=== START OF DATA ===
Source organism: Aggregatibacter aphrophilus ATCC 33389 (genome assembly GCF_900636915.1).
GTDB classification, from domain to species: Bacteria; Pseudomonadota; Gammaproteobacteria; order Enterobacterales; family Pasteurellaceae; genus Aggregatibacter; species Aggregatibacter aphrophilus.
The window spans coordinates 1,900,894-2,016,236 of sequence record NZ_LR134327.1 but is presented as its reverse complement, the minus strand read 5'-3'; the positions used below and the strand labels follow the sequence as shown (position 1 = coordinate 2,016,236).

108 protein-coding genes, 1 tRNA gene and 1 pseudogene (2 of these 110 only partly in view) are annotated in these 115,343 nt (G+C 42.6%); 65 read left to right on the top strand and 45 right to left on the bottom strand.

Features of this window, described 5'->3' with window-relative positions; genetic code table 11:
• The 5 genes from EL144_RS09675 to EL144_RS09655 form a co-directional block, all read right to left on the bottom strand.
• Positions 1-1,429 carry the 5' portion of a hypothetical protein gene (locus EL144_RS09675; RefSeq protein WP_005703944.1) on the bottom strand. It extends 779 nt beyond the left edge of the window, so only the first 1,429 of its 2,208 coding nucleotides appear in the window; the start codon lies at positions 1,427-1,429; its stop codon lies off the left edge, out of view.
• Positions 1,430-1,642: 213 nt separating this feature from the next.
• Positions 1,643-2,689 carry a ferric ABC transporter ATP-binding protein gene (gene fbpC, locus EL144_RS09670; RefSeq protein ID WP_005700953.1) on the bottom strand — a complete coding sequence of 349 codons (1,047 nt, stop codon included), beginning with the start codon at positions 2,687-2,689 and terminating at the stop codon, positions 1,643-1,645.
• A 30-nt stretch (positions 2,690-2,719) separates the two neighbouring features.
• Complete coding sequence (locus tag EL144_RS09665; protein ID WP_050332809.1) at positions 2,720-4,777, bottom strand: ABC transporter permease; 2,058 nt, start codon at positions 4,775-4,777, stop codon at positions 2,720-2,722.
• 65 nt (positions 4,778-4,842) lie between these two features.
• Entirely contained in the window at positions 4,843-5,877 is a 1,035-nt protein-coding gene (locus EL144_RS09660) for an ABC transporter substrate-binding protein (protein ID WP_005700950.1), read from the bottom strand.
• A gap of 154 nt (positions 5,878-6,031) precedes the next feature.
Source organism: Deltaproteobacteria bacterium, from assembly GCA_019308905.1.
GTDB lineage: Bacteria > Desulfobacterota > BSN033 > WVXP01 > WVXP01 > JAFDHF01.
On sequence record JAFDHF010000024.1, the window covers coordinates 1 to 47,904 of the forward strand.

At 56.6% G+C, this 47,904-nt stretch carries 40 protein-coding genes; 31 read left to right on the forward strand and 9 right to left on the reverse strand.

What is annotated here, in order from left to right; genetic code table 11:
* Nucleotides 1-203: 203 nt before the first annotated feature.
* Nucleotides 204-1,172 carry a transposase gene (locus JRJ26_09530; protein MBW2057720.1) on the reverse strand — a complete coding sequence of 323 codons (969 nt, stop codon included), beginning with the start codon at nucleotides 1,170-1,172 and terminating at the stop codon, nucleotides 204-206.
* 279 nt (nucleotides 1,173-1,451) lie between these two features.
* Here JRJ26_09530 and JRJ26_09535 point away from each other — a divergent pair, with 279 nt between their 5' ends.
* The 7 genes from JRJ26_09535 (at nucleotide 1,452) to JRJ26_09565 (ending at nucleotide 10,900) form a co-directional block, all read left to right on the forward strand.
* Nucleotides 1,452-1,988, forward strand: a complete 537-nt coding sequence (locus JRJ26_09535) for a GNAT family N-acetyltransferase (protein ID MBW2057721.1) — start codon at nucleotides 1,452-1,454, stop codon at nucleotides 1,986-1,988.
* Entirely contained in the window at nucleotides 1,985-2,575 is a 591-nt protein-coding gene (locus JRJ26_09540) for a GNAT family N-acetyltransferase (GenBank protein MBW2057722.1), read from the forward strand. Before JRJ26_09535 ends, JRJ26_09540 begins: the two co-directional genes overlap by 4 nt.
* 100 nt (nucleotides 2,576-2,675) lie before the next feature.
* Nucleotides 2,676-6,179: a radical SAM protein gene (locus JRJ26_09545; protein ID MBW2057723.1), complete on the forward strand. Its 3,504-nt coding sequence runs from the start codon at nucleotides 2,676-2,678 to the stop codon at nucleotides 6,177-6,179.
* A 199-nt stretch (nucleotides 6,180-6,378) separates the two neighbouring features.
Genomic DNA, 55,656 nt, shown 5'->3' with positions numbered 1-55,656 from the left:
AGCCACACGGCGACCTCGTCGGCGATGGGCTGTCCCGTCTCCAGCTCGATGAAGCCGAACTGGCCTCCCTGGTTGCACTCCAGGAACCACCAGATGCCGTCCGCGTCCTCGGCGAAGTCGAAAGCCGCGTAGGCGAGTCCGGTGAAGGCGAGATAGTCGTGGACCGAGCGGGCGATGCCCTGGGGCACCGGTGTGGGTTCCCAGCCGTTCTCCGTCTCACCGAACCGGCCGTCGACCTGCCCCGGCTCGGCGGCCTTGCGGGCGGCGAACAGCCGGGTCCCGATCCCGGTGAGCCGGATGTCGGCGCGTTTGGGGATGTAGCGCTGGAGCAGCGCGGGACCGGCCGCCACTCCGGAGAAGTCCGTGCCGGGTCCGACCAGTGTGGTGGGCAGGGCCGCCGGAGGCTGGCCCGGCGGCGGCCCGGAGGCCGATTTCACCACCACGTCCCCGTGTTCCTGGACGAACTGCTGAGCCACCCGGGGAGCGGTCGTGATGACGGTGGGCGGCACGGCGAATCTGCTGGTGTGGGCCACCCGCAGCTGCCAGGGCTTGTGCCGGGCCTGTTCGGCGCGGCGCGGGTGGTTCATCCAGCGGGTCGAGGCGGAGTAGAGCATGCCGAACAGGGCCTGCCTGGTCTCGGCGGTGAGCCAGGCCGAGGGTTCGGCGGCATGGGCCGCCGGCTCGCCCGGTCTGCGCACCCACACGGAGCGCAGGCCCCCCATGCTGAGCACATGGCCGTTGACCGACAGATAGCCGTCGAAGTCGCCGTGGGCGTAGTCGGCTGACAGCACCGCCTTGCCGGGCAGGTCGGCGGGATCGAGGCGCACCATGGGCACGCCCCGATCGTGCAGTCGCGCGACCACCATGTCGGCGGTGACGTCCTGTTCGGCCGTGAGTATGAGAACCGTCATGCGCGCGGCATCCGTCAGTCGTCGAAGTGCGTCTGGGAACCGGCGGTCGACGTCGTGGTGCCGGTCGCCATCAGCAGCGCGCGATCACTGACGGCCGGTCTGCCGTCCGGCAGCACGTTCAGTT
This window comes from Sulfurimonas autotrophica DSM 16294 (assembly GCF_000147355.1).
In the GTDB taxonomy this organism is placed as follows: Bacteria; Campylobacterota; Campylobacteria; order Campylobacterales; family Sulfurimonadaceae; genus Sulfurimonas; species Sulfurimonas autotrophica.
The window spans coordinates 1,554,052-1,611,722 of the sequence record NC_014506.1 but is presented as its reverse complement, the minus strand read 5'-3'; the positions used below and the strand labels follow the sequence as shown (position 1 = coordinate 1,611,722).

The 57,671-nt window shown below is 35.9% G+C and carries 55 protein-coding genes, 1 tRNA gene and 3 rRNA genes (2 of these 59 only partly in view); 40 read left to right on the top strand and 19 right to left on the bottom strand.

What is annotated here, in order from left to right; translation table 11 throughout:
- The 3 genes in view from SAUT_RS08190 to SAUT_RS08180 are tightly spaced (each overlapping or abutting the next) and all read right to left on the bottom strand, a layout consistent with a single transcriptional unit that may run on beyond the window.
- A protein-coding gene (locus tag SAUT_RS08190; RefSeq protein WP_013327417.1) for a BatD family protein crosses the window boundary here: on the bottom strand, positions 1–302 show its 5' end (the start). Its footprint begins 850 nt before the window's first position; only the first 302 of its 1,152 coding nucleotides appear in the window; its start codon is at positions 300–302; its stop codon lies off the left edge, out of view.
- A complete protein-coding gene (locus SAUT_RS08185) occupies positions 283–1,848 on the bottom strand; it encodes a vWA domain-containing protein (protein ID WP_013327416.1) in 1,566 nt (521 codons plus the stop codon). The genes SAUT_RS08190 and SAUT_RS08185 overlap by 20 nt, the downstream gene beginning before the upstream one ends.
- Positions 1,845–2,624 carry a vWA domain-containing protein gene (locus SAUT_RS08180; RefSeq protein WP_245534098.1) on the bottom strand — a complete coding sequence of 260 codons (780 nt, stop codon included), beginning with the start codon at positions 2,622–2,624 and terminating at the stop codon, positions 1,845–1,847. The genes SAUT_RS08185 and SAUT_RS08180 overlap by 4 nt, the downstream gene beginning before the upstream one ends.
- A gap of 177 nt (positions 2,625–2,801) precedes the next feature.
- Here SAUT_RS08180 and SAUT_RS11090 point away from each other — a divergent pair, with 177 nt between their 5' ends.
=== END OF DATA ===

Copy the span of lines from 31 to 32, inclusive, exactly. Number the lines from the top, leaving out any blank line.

AGCCACACGGCGACCTCGTCGGCGATGGGCTGTCCCGTCTCCAGCTCGATGAAGCCGAACTGGCCTCCCTGGTTGCACTCCAGGAACCACCAGATGCCGTCCGCGTCCTCGGCGAAGTCGAAAGCCGCGTAGGCGAGTCCGGTGAAGGCGAGATAGTCGTGGACCGAGCGGGCGATGCCCTGGGGCACCGGTGTGGGTTCCCAGCCGTTCTCCGTCTCACCGAACCGGCCGTCGACCTGCCCCGGCTCGGCGGCCTTGCGGGCGGCGAACAGCCGGGTCCCGATCCCGGTGAGCCGGATGTCGGCGCGTTTGGGGATGTAGCGCTGGAGCAGCGCGGGACCGGCCGCCACTCCGGAGAAGTCCGTGCCGGGTCCGACCAGTGTGGTGGGCAGGGCCGCCGGAGGCTGGCCCGGCGGCGGCCCGGAGGCCGATTTCACCACCACGTCCCCGTGTTCCTGGACGAACTGCTGAGCCACCCGGGGAGCGGTCGTGATGACGGTGGGCGGCACGGCGAATCTGCTGGTGTGGGCCACCCGCAGCTGCCAGGGCTTGTGCCGGGCCTGTTCGGCGCGGCGCGGGTGGTTCATCCAGCGGGTCGAGGCGGAGTAGAGCATGCCGAACAGGGCCTGCCTGGTCTCGGCGGTGAGCCAGGCCGAGGGTTCGGCGGCATGGGCCGCCGGCTCGCCCGGTCTGCGCACCCACACGGAGCGCAGGCCCCCCATGCTGAGCACATGGCCGTTGACCGACAGATAGCCGTCGAAGTCGCCGTGGGCGTAGTCGGCTGACAGCACCGCCTTGCCGGGCAGGTCGGCGGGATCGAGGCGCACCATGGGCACGCCCCGATCGTGCAGTCGCGCGACCACCATGTCGGCGGTGACGTCCTGTTCGGCCGTGAGTATGAGAACCGTCATGCGCGCGGCATCCGTCAGTCGTCGAAGTGCGTCTGGGAACCGGCGGTCGACGTCGTGGTGCCGGTCGCCATCAGCAGCGCGCGATCACTGACGGCCGGTCTGCCGTCCGGCAGCACGTTCAGTT
This window comes from Sulfurimonas autotrophica DSM 16294 (assembly GCF_000147355.1).